The thrill of finding a new-to-me plant — Anemonopsis

Jodi DeLong

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Pretty markings on Anemonopsis. (Photos by Jodi DeLong)
Pretty markings on Anemonopsis. (Photos by Jodi DeLong)
Pretty markings on Anemonopsis macrophylla. (Photos by Jodi DeLong)

Do you remember the first time you saw a fascinating plant that you’d only read about in magazines, books or online? I bet you do. The first time I saw blue poppies (Meconopsis spp.), they were growing in containers at Bayport Plant Farm in Lunenburg County, N.S. That day is printed in my mind for two reasons — the glory of the blue poppies flowering their little heads off, and that was the day I met two people destined to become my friends, Captain Richard (Dick) Steele, and his daughter, Diana Steele. Both are gone now, but I grow plants in their memory, including Meconopsis, which do well for me despite their diva-like reputation.

Last week, I was at a friend’s garden when I met another exciting and new-to-me plant. Anemonopsis macrophylla is a native of Japan, a member of the buttercup (Ranunculaceae) family, and related to hellebores, anemones, ranunculus and trollius. It’s a monotypic genus, meaning there is only one species in the genus, and so far there don’t seem to be any cultivars. It’s a beautiful plant, similar to anemones, with lovely cut-leaf foliage, above which nodding, waxy flowers appear on tall stems. The flowers are white with deep purple-blue around the centre tube of each bloom, and purple tinting the white on the back of each petal. Anemonopsis is sometimes called false anemone, but I like its genus name well enough that I simply call it by that name. It blooms in late summer, at a time when many other plants are winding down, and the flowers are stunning, so what’s not to love?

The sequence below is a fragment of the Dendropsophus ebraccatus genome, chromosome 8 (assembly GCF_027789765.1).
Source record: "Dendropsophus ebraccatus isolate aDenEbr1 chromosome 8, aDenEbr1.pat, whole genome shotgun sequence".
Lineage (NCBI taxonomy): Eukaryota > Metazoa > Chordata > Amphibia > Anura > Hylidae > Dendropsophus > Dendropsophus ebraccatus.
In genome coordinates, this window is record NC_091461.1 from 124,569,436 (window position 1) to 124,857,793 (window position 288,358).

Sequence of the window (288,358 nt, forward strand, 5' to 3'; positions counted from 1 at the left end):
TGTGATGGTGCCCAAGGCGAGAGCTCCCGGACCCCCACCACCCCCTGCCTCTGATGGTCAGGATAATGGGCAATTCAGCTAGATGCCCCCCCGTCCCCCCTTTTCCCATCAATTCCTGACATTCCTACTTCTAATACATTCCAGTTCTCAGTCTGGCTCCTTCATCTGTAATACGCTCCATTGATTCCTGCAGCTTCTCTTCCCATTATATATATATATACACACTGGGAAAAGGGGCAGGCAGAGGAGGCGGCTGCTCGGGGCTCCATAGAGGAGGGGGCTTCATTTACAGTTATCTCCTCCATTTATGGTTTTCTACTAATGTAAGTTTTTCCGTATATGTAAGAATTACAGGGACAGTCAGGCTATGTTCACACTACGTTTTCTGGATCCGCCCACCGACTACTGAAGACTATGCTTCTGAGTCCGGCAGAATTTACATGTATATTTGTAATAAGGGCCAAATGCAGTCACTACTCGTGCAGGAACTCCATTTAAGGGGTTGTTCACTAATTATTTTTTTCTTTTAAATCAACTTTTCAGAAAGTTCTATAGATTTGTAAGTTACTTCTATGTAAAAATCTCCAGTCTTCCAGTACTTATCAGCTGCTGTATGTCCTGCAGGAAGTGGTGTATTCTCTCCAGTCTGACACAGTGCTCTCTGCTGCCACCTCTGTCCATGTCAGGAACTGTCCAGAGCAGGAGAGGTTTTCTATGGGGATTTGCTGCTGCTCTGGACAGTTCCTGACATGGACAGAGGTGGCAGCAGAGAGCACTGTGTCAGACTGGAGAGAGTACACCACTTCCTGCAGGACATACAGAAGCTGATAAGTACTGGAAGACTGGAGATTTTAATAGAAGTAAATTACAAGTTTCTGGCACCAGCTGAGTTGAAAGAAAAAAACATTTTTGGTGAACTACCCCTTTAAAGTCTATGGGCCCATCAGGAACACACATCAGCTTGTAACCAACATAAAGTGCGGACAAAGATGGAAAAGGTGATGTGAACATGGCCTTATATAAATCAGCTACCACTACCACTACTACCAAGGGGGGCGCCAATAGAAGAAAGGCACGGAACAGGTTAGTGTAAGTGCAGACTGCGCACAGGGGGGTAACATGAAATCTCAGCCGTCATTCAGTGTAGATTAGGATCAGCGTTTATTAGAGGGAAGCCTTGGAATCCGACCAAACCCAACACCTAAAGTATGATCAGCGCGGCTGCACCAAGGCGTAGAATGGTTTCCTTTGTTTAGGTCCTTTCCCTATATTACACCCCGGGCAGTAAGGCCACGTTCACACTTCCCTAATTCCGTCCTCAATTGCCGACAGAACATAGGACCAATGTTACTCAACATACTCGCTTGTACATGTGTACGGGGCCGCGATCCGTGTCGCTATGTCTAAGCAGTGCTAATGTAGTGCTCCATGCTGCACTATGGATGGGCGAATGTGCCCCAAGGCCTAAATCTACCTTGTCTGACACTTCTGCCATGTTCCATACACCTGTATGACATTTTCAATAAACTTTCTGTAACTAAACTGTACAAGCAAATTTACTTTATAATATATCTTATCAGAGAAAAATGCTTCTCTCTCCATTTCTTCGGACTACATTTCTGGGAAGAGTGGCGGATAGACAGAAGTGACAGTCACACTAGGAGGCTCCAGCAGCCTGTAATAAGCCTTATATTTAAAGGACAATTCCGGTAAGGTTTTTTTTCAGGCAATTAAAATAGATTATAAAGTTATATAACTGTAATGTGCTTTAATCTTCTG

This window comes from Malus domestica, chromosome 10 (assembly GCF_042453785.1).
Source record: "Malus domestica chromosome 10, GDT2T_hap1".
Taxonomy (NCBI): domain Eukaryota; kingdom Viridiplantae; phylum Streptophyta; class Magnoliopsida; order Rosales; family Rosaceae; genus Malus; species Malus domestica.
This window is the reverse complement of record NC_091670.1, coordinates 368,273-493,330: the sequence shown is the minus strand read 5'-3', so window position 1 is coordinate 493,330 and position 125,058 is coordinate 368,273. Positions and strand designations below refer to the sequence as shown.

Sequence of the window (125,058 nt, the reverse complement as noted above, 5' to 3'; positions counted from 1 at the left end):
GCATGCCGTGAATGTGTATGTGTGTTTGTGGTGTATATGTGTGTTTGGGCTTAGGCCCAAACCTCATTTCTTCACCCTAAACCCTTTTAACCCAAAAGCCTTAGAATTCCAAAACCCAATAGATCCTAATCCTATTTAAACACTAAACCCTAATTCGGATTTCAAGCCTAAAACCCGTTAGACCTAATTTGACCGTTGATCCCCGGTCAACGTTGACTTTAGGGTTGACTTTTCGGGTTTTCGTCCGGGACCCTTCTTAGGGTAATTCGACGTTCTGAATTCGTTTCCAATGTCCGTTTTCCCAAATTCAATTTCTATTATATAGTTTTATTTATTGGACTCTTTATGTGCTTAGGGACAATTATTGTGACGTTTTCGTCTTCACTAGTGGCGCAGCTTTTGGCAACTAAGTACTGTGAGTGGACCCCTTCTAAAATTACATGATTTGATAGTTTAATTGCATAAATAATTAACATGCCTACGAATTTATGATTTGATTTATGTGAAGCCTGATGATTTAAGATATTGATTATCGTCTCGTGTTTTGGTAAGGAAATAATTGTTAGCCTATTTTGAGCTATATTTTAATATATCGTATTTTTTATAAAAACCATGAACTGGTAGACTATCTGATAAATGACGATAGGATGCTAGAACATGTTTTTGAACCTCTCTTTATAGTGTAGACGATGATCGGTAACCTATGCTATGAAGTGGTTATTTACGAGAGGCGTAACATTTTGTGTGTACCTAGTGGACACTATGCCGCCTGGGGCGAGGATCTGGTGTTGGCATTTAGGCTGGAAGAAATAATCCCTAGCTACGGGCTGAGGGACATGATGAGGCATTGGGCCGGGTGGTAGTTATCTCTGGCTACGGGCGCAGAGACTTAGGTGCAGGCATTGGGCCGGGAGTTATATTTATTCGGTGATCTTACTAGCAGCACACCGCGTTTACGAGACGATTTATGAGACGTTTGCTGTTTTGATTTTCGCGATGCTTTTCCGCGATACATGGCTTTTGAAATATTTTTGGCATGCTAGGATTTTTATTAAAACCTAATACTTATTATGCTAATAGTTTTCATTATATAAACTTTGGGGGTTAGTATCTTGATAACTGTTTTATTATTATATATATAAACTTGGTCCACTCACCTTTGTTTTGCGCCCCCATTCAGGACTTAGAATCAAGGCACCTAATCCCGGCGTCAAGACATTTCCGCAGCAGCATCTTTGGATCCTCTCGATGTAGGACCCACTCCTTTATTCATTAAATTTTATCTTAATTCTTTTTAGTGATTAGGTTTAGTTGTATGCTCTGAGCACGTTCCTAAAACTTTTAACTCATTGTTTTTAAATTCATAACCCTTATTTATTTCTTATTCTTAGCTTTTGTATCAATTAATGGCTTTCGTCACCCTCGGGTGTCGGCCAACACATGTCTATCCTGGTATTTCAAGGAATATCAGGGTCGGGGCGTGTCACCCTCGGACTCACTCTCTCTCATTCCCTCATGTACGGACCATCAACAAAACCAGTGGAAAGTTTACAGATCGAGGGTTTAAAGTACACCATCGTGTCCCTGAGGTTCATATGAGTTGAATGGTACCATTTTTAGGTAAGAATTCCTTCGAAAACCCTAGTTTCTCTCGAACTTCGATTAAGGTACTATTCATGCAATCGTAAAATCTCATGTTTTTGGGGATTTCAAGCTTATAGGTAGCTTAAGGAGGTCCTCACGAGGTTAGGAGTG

Seeing this grow in a Nova Scotia woodland garden made me instantly happy, especially as it was already beginning to bloom so I could see the flowers for myself. Naturally, I then wanted to have it for my own garden. Although my new Wolfville garden is much reduced in size from my previous one, it does keep expanding, and fortunately there is room for expansion. Despite that, I am somewhat cautious about what new plants I drag home, but only somewhat. No large evergreens or giant grasses, but a well-behaved perennial or seven or two dozen? No problem at all.

I asked my friend where she had got hers, expecting to hear that she’d ordered it from somewhere, but my excitement quadrupled to find out she had purchased it from a local nursery. I was at the nursery the next day getting mine. It’s now planted and is happily blooming in the shade bed. When we gardeners want something, we want it now.

Anemonopsis grows to about 30 inches (75 cm) tall and is hardy to Zone 4, but like Meconopsis, it wants particular growing conditions in order to thrive. It likes shaded, moist locations that are rich in organic matter, but have good drainage — winter wet will kill it, the same as it will kill blue poppies. Plant it in the same shade garden conditions with primula, astilbe, ferns and hellebores, which will provide flowers earlier in the season while the Anemonopsis is growing and preparing to put on its show.

Anemonopsis in flower.
Anemonopsis macrophylla in flower.
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